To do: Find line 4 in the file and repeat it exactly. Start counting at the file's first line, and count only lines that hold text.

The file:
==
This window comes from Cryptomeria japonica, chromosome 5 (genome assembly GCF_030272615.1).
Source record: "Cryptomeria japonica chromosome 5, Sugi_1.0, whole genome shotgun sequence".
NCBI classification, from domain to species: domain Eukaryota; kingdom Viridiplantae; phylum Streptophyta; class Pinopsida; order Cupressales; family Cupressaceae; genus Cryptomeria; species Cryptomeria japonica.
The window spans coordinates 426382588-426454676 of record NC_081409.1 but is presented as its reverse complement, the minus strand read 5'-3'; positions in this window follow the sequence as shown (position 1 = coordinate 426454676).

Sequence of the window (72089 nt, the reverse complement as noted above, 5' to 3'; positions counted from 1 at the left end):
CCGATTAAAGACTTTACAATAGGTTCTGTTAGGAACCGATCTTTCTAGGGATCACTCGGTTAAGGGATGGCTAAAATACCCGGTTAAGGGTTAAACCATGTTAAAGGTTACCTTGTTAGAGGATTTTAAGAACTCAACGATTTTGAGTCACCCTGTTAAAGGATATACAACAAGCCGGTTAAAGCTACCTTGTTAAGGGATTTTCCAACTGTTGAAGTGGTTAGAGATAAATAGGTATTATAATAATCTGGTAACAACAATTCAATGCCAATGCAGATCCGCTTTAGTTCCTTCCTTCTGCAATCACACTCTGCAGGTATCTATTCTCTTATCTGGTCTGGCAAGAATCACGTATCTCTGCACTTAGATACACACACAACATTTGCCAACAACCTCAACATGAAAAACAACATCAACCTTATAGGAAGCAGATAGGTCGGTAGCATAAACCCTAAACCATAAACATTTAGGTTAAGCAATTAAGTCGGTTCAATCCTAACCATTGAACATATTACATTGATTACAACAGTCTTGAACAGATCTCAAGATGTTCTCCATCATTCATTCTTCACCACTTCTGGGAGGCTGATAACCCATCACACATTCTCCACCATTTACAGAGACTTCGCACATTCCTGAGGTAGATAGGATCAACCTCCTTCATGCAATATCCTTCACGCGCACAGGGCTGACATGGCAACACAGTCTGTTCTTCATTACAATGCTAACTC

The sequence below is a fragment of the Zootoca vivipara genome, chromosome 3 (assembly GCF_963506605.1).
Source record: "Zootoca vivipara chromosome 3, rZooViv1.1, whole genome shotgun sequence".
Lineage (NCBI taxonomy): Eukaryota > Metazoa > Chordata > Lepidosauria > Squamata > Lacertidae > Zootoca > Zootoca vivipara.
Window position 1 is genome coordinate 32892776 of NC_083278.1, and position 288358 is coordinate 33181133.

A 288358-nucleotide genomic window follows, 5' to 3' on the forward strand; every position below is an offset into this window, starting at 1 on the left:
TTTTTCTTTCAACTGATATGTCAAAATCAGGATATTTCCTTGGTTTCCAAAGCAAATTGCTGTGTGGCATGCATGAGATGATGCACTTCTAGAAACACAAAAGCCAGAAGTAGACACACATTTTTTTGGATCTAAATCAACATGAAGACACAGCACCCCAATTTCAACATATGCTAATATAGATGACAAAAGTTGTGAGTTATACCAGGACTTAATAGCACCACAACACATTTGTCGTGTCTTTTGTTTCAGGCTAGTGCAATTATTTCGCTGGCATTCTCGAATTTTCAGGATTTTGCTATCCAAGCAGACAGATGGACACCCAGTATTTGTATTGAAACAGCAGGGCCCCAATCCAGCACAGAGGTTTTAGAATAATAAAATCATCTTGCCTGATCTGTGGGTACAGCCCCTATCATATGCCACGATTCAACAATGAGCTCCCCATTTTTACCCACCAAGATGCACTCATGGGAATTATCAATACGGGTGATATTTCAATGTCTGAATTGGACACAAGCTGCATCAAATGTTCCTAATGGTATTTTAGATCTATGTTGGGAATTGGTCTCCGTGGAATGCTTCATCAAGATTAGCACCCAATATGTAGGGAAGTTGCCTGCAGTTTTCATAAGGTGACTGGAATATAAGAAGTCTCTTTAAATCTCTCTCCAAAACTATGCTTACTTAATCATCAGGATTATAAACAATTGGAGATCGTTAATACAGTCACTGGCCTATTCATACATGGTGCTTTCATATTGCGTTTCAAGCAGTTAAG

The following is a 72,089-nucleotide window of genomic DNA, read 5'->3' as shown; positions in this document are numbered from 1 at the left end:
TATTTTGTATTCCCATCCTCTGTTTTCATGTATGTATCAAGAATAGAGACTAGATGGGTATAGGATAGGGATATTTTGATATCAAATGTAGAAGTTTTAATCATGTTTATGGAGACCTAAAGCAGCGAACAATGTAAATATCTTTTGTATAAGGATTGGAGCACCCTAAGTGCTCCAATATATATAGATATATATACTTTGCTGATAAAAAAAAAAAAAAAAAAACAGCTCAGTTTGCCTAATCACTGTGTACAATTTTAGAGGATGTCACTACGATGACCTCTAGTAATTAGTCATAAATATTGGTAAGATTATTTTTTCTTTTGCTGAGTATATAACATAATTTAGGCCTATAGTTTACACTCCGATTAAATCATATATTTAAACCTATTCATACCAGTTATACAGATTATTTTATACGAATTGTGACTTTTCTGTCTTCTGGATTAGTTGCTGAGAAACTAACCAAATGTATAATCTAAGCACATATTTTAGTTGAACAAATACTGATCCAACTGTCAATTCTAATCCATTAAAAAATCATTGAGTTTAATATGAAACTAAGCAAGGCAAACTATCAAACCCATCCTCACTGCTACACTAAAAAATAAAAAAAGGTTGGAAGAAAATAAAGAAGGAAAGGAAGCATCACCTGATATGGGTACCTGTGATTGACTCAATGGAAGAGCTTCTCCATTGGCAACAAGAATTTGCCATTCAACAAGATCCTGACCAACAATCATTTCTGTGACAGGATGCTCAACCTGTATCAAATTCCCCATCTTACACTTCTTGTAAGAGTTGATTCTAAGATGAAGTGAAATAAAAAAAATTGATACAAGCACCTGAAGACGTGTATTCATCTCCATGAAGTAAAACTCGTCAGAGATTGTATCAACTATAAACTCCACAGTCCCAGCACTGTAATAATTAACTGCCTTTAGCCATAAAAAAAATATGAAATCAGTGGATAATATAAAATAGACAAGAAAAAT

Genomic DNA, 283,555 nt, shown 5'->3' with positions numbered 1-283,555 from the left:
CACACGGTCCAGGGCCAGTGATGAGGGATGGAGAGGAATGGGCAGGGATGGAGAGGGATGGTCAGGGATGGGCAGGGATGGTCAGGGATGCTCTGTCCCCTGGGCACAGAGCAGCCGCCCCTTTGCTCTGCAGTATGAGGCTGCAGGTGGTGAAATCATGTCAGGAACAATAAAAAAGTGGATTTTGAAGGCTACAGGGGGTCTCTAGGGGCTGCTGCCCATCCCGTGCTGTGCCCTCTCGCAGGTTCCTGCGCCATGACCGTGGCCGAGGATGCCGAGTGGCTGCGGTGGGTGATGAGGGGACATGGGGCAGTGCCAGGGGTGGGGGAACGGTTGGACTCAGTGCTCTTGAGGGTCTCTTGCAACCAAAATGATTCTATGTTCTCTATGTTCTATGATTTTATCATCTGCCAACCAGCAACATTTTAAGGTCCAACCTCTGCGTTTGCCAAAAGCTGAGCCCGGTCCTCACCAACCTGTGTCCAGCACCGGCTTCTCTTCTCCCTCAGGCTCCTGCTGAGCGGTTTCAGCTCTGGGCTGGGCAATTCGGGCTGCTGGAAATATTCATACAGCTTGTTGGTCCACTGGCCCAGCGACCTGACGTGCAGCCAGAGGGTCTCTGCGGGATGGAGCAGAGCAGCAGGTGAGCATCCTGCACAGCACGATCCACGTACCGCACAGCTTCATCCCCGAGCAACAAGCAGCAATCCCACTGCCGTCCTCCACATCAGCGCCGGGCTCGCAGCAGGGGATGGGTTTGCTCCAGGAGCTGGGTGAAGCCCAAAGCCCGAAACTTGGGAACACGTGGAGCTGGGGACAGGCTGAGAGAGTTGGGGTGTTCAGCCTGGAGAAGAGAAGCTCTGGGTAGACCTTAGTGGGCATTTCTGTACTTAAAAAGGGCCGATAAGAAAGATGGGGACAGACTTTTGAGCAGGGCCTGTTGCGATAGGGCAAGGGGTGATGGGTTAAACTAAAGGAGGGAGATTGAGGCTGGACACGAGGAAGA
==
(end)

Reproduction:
The window spans coordinates 426382588-426454676 of record NC_081409.1 but is presented as its reverse complement, the minus strand read 5'-3'; positions in this window follow the sequence as shown (position 1 = coordinate 426454676).